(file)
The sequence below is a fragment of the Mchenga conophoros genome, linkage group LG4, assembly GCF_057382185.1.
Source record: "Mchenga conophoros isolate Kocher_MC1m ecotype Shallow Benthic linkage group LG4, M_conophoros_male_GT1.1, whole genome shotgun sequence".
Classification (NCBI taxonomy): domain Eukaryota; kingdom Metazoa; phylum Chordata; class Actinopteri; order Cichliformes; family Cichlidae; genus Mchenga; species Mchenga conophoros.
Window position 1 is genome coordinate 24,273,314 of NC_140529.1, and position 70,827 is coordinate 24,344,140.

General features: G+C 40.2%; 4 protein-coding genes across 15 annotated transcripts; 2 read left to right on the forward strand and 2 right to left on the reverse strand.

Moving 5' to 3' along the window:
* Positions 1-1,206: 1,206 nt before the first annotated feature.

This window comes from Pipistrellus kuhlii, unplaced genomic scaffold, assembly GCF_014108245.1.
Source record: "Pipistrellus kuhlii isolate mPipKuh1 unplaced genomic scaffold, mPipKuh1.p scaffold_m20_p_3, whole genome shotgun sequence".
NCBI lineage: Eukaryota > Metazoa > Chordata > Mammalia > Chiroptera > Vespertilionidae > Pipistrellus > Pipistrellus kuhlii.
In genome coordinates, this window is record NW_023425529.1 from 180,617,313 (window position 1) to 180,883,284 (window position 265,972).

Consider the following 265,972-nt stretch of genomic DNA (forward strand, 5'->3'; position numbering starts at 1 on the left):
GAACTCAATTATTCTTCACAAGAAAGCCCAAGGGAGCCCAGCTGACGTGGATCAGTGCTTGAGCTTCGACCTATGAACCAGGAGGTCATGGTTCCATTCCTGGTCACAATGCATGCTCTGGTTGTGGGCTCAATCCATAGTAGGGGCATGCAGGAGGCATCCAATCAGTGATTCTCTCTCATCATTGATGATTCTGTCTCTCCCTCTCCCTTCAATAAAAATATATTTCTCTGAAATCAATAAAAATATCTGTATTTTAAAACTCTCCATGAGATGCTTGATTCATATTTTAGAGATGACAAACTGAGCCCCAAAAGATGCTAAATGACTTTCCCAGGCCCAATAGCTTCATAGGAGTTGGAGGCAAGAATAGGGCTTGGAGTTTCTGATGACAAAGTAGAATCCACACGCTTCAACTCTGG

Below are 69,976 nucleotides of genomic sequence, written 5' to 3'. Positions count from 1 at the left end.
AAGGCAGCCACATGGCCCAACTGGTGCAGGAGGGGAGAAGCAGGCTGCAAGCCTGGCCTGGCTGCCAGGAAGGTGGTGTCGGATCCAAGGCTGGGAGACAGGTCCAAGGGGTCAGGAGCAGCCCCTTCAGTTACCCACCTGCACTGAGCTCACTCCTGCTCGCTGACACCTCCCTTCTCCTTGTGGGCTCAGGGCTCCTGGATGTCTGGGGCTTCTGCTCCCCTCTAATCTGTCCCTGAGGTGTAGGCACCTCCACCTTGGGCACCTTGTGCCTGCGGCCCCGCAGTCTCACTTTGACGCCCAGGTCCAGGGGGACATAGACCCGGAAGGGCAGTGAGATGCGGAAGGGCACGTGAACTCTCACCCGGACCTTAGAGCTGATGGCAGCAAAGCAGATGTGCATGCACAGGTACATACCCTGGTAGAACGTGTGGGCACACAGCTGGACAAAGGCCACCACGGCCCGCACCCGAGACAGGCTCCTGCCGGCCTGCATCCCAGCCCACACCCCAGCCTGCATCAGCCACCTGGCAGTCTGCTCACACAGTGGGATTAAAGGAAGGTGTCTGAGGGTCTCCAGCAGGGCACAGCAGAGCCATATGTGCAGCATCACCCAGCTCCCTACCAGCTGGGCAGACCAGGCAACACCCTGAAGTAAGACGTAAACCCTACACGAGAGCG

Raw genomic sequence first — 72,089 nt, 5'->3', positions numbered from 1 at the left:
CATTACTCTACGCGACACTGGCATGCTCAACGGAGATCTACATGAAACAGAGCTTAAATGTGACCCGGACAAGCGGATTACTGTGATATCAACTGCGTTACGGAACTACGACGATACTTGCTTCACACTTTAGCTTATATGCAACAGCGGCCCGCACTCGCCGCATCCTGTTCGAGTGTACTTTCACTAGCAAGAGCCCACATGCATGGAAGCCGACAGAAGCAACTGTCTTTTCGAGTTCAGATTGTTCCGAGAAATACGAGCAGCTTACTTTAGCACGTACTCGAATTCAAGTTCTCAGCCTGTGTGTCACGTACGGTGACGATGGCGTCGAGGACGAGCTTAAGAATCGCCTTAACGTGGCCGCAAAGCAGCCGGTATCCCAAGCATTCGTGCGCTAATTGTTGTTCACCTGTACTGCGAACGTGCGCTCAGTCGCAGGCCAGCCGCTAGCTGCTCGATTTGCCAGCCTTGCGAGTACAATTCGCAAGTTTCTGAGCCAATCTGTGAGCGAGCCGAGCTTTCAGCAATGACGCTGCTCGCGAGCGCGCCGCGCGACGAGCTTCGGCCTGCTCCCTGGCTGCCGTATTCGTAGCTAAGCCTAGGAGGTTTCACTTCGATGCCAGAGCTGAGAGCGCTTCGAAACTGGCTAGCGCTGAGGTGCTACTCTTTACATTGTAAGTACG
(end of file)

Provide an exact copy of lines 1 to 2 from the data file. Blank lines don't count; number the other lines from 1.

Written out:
The sequence below is a fragment of the Mchenga conophoros genome, linkage group LG4, assembly GCF_057382185.1.
Source record: "Mchenga conophoros isolate Kocher_MC1m ecotype Shallow Benthic linkage group LG4, M_conophoros_male_GT1.1, whole genome shotgun sequence".